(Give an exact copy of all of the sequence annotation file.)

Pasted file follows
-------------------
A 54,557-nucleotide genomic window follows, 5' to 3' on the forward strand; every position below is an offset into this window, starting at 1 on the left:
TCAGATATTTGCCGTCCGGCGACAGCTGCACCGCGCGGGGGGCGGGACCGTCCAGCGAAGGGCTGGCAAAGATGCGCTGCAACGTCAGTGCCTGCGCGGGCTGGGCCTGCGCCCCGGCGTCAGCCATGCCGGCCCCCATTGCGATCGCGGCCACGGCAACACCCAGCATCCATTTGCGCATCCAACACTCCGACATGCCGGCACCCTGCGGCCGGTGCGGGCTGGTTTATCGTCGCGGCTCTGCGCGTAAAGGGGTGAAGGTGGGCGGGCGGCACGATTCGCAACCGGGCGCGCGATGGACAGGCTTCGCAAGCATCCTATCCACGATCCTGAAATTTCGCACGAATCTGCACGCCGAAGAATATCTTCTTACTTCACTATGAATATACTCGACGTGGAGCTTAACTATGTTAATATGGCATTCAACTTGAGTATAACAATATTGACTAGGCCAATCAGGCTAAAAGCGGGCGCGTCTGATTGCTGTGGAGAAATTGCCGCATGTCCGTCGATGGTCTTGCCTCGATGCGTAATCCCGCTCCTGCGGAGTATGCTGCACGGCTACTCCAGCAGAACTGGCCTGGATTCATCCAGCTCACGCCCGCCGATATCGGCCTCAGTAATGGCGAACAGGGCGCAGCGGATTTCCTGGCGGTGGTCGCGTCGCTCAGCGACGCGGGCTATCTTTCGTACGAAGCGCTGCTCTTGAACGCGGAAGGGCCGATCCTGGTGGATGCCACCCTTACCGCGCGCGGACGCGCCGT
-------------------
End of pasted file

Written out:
A 54,557-nucleotide genomic window follows, 5' to 3' on the forward strand; every position below is an offset into this window, starting at 1 on the left:
TCAGATATTTGCCGTCCGGCGACAGCTGCACCGCGCGGGGGGCGGGACCGTCCAGCGAAGGGCTGGCAAAGATGCGCTGCAACGTCAGTGCCTGCGCGGGCTGGGCCTGCGCCCCGGCGTCAGCCATGCCGGCCCCCATTGCGATCGCGGCCACGGCAACACCCAGCATCCATTTGCGCATCCAACACTCCGACATGCCGGCACCCTGCGGCCGGTGCGGGCTGGTTTATCGTCGCGGCTCTGCGCGTAAAGGGGTGAAGGTGGGCGGGCGGCACGATTCGCAACCGGGCGCGCGATGGACAGGCTTCGCAAGCATCCTATCCACGATCCTGAAATTTCGCACGAATCTGCACGCCGAAGAATATCTTCTTACTTCACTATGAATATACTCGACGTGGAGCTTAACTATGTTAATATGGCATTCAACTTGAGTATAACAATATTGACTAGGCCAATCAGGCTAAAAGCGGGCGCGTCTGATTGCTGTGGAGAAATTGCCGCATGTCCGTCGATGGTCTTGCCTCGATGCGTAATCCCGCTCCTGCGGAGTATGCTGCACGGCTACTCCAGCAGAACTGGCCTGGATTCATCCAGCTCACGCCCGCCGATATCGGCCTCAGTAATGGCGAACAGGGCGCAGCGGATTTCCTGGCGGTGGTCGCGTCGCTCAGCGACGCGGGCTATCTTTCGTACGAAGCGCTGCTCTTGAACGCGGAAGGGCCGATCCTGGTGGATGCCACCCTTACCGCGCGCGGACGCGCCGT